We caught up with the goldRush Rally this year which started in Las Vegas with a finishing destination in New York City; checkpoints included Park City, UT, Denver, CO, Chicago, Cleveland, OH, and Washington, D.C. Entry fees cover the trip’s expenses as well as go to charities. There were approximately 70 cars along for the journey. There were a variety of cars ranging from a Fiat 500 Abarth to a 10 day old McLaren P1. The driver of the P1 reportedly clocked 210 mph somewhere along I15. Seven cars proudly displayed speeding tickets. Other notable cars included a Liberty Walk Ferrari 458 driven by the founder of Liberty Walk, Wataru Kato, the Bugatti Veyron Supersports Pur Sang, the Batventador, and an original Lamborghini Miura. Most of the cars had a vinyl wrap to protect their paint and display the sponsors of the rally as well as their favorite charities. So scroll through the gallery below to just a taste of what cars goldRush Rally 6 brought through town.
Photos: The Author
Two weeks ago I flew from Boise, Idaho to Sacramento, California to pick up a 1971 Datsun 240Z that I purchased on Ebay a couple of weeks earlier. You assume a certain amount of risk when buying a car off of Ebay, especially one that’s 43 years old and as rust prone as the old Z’s are.
I’ve had my share of blunders when it comes to buying cars. I learn best from the school of hard knocks. The weeks leading up to my trip to get the Z were tormenting. Half of me couldn’t wait to get my first Z home and the other half was terrified that I’d get there and find that it was full of hidden issues. Thankfully it was not.
With a build date of 11/70, my 71′ 240Z is a true series one. The differences between series one (1969-early 1971) and series two (late 1971-1973) 240Z’s are minimal and hard to notice from an untrained eye, but to a purist it could be the difference of several thousand dollars.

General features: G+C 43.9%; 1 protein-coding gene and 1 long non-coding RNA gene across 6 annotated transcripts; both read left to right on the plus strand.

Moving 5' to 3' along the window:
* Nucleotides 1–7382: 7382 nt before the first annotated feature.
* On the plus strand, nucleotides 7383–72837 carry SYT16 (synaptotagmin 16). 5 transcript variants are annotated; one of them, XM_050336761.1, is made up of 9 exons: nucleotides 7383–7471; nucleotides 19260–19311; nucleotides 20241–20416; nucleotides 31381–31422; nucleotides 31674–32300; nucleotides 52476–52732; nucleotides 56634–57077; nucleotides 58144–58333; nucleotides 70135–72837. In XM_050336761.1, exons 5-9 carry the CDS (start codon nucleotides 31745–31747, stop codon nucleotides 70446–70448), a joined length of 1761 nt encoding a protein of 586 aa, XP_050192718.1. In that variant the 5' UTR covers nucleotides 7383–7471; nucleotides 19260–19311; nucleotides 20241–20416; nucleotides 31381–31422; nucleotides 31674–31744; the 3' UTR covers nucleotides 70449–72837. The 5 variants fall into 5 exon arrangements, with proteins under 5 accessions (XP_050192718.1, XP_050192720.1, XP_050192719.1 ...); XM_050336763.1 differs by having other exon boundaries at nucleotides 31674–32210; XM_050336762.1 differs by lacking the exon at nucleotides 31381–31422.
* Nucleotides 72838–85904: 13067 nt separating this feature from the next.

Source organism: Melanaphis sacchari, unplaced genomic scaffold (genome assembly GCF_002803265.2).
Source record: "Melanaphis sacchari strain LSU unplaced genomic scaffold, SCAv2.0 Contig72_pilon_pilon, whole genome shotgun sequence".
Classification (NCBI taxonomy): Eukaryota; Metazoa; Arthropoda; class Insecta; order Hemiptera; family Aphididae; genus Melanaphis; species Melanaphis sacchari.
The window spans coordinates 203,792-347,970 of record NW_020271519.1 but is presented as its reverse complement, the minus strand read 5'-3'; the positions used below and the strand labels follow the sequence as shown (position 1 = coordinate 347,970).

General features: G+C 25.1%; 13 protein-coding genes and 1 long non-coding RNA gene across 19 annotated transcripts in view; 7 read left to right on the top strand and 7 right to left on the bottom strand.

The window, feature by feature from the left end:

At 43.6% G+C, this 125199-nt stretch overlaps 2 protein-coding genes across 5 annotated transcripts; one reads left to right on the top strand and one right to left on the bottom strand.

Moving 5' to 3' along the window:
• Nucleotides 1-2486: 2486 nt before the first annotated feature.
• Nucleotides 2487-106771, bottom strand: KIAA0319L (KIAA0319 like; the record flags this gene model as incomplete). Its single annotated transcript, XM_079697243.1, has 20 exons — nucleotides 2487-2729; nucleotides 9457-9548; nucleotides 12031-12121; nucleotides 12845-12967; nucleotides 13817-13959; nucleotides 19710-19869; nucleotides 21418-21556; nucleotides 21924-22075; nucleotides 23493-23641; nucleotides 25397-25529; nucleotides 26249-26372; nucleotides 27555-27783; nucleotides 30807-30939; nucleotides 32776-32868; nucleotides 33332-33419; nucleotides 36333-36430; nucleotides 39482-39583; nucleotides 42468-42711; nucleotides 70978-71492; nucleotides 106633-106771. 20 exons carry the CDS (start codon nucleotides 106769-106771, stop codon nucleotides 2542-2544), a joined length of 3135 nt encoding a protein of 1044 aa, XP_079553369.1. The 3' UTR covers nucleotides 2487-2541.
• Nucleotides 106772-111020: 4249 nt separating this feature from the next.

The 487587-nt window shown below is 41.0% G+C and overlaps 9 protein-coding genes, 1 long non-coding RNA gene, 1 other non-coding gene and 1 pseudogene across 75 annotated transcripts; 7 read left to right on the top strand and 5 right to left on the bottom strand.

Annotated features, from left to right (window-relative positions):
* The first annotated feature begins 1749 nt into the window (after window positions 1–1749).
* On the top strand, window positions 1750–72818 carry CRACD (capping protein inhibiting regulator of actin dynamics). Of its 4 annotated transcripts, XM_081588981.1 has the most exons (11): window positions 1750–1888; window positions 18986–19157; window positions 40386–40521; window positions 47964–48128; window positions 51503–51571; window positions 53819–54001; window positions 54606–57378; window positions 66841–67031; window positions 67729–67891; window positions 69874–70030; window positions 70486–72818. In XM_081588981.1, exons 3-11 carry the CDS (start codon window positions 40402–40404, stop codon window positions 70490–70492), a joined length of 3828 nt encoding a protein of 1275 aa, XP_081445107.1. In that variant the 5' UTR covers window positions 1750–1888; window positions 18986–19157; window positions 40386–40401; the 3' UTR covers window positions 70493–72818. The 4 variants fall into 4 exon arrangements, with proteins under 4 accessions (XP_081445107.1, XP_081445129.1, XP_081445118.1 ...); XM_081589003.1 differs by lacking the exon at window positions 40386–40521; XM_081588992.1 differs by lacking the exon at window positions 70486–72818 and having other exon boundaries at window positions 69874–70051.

Series one Z’s were made of thinner sheet metal and lacked an extra crash support bracket in the doors, making them 250 ibs lighter than the series two’s. Series one Z’s also had the more desirable dual Hitachi SU carburetors and came with the E31 cylinder head that had higher compression. Visual differences are in the badges where the series one Z has the 240Z emblem written out on the rear three quarters of the car while the series two just has a vented Z emblem. The series one ventilates the cabin through two vents on the rear hatch.
Originally Sunbird Orange, my 71′ was purchased new in Phoenix Arizona where it spent the next 30 plus years in the care of the original owners. Once they couldn’t drive it anymore they sold it to their son who brought it to Sacramento. He realized he wasn’t ever going to drive it so he put it up on blocks in his garage and there it sat until earlier this year.
I arrived in Sacramento on a Friday evening to find the car as described. Now blue with silver accents, the Z is a little more sun faded than it looked in the pictures but the common rust areas are impeccable. The car has fresh tires on the factory mag wheels, new brakes & lines, and a full tune up. The L24 is quiet and strong and I easily managed 70 to 80 miles per hour over the 600 miles home. The suspension could use refreshing but otherwise she drives like a dream. The Z made short work of the Sierra Nevada mountains, never got hot, and drove much better than I expected a 43-year-old car to do. At roughly 2,200 ibs, the 151 horsepower six made no qualms of getting the Z to scoot. Quick enough at least to attract attention.